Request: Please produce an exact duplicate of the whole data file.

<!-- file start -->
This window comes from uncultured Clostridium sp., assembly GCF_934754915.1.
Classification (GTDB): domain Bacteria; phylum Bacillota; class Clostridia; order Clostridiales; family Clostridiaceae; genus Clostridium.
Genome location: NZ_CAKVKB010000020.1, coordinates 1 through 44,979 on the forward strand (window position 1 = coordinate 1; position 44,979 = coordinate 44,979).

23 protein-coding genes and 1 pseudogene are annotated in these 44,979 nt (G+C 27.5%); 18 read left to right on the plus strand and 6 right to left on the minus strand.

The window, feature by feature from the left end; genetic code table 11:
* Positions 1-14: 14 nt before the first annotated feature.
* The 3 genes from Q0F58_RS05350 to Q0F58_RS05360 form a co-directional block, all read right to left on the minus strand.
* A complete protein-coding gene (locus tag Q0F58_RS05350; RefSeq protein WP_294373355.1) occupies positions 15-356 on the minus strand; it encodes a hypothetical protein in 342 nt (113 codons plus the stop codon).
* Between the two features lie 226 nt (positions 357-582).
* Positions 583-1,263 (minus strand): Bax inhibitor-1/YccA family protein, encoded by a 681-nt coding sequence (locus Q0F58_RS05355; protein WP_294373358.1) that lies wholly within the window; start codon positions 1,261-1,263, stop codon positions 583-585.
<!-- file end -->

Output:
This window comes from uncultured Clostridium sp., assembly GCF_934754915.1.
Classification (GTDB): domain Bacteria; phylum Bacillota; class Clostridia; order Clostridiales; family Clostridiaceae; genus Clostridium.
Genome location: NZ_CAKVKB010000020.1, coordinates 1 through 44,979 on the forward strand (window position 1 = coordinate 1; position 44,979 = coordinate 44,979).

23 protein-coding genes and 1 pseudogene are annotated in these 44,979 nt (G+C 27.5%); 18 read left to right on the plus strand and 6 right to left on the minus strand.

The window, feature by feature from the left end; genetic code table 11:
* Positions 1-14: 14 nt before the first annotated feature.
* The 3 genes from Q0F58_RS05350 to Q0F58_RS05360 form a co-directional block, all read right to left on the minus strand.
* A complete protein-coding gene (locus tag Q0F58_RS05350; RefSeq protein WP_294373355.1) occupies positions 15-356 on the minus strand; it encodes a hypothetical protein in 342 nt (113 codons plus the stop codon).
* Between the two features lie 226 nt (positions 357-582).
* Positions 583-1,263 (minus strand): Bax inhibitor-1/YccA family protein, encoded by a 681-nt coding sequence (locus Q0F58_RS05355; protein WP_294373358.1) that lies wholly within the window; start codon positions 1,261-1,263, stop codon positions 583-585.